Phosphates are found in many foods, from soda to processed meats; and as we’ve taken in more processed foods over the last few decades, we’ve taken in more phosphates. Although essential, researchers have found that excessive intake of phosphates may result in an unexpected side effect: skin cancer.
Emory University scientists exposed mice to carcinogens while feeding them either a high- or low-phosphate diet. Those who were fed more phosphates had a 50% higher occurrence of skin papillomas, precancerous tumors, than those who were fed fewer.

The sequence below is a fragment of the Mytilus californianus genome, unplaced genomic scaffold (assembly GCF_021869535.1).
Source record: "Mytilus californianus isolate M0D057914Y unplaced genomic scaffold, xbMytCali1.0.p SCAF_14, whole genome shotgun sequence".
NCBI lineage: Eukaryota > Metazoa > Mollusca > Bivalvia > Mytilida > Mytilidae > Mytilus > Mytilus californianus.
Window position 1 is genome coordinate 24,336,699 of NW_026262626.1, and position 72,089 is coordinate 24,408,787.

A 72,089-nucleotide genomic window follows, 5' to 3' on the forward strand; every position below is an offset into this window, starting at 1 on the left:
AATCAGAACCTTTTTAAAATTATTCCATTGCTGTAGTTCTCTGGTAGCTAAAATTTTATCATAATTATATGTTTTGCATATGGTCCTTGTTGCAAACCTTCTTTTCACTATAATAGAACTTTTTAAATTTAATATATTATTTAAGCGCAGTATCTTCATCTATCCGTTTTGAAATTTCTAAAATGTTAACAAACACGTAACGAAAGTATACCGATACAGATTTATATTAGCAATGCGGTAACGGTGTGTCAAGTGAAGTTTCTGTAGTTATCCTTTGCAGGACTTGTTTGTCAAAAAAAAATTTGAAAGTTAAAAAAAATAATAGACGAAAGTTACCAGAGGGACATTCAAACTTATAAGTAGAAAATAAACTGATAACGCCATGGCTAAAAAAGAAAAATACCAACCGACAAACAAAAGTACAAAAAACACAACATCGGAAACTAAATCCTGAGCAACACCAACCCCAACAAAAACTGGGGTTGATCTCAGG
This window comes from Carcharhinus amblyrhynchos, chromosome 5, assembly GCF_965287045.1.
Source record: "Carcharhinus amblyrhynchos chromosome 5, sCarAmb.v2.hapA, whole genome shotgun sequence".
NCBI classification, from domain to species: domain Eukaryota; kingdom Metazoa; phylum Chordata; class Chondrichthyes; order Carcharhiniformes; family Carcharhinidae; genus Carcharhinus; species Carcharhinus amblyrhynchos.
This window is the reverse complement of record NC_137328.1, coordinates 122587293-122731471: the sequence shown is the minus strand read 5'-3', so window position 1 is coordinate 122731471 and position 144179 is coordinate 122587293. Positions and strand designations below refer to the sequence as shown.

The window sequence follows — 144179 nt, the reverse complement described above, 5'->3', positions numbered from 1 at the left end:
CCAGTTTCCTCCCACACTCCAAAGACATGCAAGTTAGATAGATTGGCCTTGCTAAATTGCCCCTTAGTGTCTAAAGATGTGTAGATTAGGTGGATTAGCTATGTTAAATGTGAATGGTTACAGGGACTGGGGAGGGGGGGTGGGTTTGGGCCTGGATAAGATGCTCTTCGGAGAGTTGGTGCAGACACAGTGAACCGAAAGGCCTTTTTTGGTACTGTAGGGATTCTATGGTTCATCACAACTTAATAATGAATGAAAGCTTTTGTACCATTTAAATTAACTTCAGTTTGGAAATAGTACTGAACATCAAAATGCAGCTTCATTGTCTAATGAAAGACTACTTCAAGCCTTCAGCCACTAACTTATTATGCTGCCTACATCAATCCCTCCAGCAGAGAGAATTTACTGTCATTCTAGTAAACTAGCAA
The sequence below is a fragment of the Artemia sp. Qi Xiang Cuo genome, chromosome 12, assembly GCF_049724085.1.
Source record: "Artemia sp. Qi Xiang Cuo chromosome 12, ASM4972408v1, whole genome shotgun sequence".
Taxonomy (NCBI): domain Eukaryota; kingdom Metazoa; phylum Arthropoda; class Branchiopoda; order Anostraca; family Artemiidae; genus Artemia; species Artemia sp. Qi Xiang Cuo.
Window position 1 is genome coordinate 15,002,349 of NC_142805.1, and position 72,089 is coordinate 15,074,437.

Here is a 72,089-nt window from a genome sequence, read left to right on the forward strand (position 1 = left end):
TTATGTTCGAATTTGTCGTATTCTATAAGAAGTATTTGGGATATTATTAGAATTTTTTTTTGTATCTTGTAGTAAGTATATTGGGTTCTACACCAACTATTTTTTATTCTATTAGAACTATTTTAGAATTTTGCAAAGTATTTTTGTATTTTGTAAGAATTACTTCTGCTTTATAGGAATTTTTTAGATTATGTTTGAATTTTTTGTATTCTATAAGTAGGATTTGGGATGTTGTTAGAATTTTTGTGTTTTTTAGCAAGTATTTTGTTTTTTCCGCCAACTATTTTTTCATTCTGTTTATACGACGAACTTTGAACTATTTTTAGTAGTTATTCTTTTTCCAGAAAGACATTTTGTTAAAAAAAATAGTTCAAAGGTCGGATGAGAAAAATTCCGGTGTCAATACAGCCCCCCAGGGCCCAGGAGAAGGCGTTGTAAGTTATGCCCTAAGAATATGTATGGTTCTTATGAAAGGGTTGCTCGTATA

The researchers believe that a higher level of phosphates in one’s diet could tip the scales towards the chemical reactions that promote unabated skin cancer cell division.
Most Americans take in as much of if not more than the equivalent dietary percentage of phosphates consumed by the more afflicted mice. Although the recommended daily allowance of phosphates for adults is 700 mg, many people are consuming more than double that amount.
Such a discovery makes skin cancer’s prevalence over other cancers seem like much more than a coincidence.
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